A long time ago, twins were born to a family of craftsmen. Stars twinkled above them as each was blessed with an unknown gift. As they grew, their family and relatives wondered what the gift was. Titanic strength? Unparalleled intelligence? Or perhaps great fortune?
One day, a travelling origami artist visited the village. With her dextrous hands she crafted various toys for the children. When it was the twins’ turn she stopped, looked deep into their eyes, and said:
“You have the gift. Come with me, and I’ll teach you how to use it.”
But the parents could not simply give their children away. The origami artist nodded sadly, and without warning, a great gale blew through the village. When it subsided the origami artist had gone, and in her place were two square sheets of paper. Each twin picked one, and treasured it as they grew up.
The year the twins became of age was one of odd harvest. The ground became as hard as iron, and seeds could not be planted. The village despaired until the older of the twins stepped forward with a paper plough that loosened the stony earth. That year, the village was blessed with bounty while neighbouring towns were struck with famine.
Convinced that evil forces were at work, a crazed mob arrived at the village with weapons. Not wishing for slaughter, the village convinced the mob to bring out their best swordsman for a duel. The younger twin stepped forward with a paper blade, and cut down the opponent where he stood. The mob dispersed in fear, but the village head had a soft heart, and shared the harvest. However, the stain of bloodshed remained with the youth and the paper sword that cut through iron. The villagers avoided him, looked at him with anxious eyes, and little by little, distrust grew within his heart.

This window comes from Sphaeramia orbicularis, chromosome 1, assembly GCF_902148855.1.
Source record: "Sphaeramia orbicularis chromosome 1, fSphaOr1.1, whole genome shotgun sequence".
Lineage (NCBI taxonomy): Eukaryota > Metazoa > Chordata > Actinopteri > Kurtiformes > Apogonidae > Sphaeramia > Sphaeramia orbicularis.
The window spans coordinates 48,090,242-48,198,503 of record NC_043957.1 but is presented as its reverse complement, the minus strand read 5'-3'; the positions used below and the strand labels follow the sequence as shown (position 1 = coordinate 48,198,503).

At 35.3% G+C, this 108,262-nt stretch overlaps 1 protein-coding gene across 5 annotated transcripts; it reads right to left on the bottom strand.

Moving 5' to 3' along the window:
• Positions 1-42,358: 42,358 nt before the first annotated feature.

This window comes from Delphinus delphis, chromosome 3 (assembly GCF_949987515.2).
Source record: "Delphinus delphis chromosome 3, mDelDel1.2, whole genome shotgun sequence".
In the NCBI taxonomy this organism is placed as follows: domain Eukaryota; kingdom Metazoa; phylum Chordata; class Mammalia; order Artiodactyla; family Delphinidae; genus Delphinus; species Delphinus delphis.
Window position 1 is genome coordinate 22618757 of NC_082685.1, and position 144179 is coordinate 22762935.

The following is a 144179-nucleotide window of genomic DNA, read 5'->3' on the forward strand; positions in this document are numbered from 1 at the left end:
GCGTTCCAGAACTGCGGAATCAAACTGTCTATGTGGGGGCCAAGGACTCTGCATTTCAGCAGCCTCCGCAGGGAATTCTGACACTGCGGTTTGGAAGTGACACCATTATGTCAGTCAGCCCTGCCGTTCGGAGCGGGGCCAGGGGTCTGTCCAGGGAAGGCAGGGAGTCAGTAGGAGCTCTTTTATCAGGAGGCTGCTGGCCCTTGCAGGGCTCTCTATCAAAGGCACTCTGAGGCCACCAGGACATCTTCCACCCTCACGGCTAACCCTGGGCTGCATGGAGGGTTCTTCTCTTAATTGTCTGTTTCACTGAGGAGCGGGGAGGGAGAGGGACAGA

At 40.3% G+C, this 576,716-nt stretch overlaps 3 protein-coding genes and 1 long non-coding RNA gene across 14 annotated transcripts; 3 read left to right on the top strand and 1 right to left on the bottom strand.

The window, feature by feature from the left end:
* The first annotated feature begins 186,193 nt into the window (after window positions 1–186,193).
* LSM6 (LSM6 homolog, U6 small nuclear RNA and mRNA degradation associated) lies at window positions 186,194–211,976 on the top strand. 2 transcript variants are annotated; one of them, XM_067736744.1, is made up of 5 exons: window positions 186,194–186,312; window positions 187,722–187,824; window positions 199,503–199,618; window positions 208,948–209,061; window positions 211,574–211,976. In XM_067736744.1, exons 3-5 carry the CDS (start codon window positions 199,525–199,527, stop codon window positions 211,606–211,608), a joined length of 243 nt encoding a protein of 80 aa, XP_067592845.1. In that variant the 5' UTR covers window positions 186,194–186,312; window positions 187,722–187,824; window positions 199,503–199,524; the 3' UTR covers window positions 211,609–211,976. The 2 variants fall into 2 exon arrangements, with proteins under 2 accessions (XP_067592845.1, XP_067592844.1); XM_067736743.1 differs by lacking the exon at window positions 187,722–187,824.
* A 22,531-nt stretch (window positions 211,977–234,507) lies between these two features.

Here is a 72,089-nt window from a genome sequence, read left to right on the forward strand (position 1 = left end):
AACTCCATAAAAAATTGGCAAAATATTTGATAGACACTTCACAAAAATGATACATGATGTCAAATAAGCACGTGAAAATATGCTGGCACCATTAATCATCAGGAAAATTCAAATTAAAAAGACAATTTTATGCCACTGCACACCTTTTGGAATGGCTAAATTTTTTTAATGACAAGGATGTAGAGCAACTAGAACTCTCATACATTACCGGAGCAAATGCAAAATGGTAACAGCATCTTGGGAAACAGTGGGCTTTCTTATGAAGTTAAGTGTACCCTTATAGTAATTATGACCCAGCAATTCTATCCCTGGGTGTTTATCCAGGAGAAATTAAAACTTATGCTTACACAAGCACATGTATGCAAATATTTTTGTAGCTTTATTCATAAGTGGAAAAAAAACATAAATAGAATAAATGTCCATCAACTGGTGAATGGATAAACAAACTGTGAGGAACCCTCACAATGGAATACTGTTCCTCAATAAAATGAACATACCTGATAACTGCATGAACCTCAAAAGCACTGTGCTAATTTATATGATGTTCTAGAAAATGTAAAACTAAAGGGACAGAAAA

Years passed, and the twins both left town to embark on their own paths. One went east, and the other west. The older became a hero wherever he went. With his sturdy paper he strengthened shaky bridges on the edge of collapse. Made wondrous tools for other craftsmen. Constructed barricades that saved entire towns from flood. The younger was despised throughout his journey. With his sharp paper he helped tyrants make instruments of torture. Generals sought after his skills for their mighty armies. Lust for his paper weapons sparked conflicts between entire countries.
One day, both twins returned home, but found the village deserted. The houses they once knew were charred and razed, and the once plentiful fields now full of rot. The younger twin turned and walked away, never to be seen again. He died a lonesome death in the frigid north, where bounty hunters dared not pursue him. The older twin also left, but returned with friends he had helped before. Together they rebuilt the town to the splendour it once knew, and the twin died with loved ones at his sides.
We, our lives, are all but paper. Paper to write on, paper to fold with. Paper to make something out of. Our lives can be one or the other, or many more in between. From the blank, square, unspoiled sheet of infancy, we are all folded. Mountain folded, valley folded, sometimes reverse folded. And after wading through fold after fold; one challenge, one action, and one experience at a time, the origami of our lives begin to take form. But what will it be? A sword? Or a plough? Whatever it is, fold it with care, because we all have but one sheet to do it with.